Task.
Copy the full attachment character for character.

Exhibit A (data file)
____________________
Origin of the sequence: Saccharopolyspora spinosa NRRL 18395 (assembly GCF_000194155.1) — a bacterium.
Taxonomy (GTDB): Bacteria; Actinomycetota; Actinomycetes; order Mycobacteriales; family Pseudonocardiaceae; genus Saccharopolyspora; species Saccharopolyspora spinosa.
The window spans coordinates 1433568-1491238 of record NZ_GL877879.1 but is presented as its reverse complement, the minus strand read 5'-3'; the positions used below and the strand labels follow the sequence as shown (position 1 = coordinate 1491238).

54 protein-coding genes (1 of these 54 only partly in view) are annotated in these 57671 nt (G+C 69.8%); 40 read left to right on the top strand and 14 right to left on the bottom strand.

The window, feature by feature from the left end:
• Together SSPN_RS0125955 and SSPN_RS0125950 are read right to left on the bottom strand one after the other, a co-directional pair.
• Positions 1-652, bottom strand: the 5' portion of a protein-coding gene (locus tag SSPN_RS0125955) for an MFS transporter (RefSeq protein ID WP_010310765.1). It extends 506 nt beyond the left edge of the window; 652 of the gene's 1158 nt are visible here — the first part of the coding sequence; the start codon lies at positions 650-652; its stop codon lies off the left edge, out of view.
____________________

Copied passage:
Origin of the sequence: Saccharopolyspora spinosa NRRL 18395 (assembly GCF_000194155.1) — a bacterium.
Taxonomy (GTDB): Bacteria; Actinomycetota; Actinomycetes; order Mycobacteriales; family Pseudonocardiaceae; genus Saccharopolyspora; species Saccharopolyspora spinosa.
The window spans coordinates 1433568-1491238 of record NZ_GL877879.1 but is presented as its reverse complement, the minus strand read 5'-3'; the positions used below and the strand labels follow the sequence as shown (position 1 = coordinate 1491238).

54 protein-coding genes (1 of these 54 only partly in view) are annotated in these 57671 nt (G+C 69.8%); 40 read left to right on the top strand and 14 right to left on the bottom strand.

The window, feature by feature from the left end:
• Together SSPN_RS0125955 and SSPN_RS0125950 are read right to left on the bottom strand one after the other, a co-directional pair.
• Positions 1-652, bottom strand: the 5' portion of a protein-coding gene (locus tag SSPN_RS0125955) for an MFS transporter (RefSeq protein ID WP_010310765.1). It extends 506 nt beyond the left edge of the window; 652 of the gene's 1158 nt are visible here — the first part of the coding sequence; the start codon lies at positions 650-652; its stop codon lies off the left edge, out of view.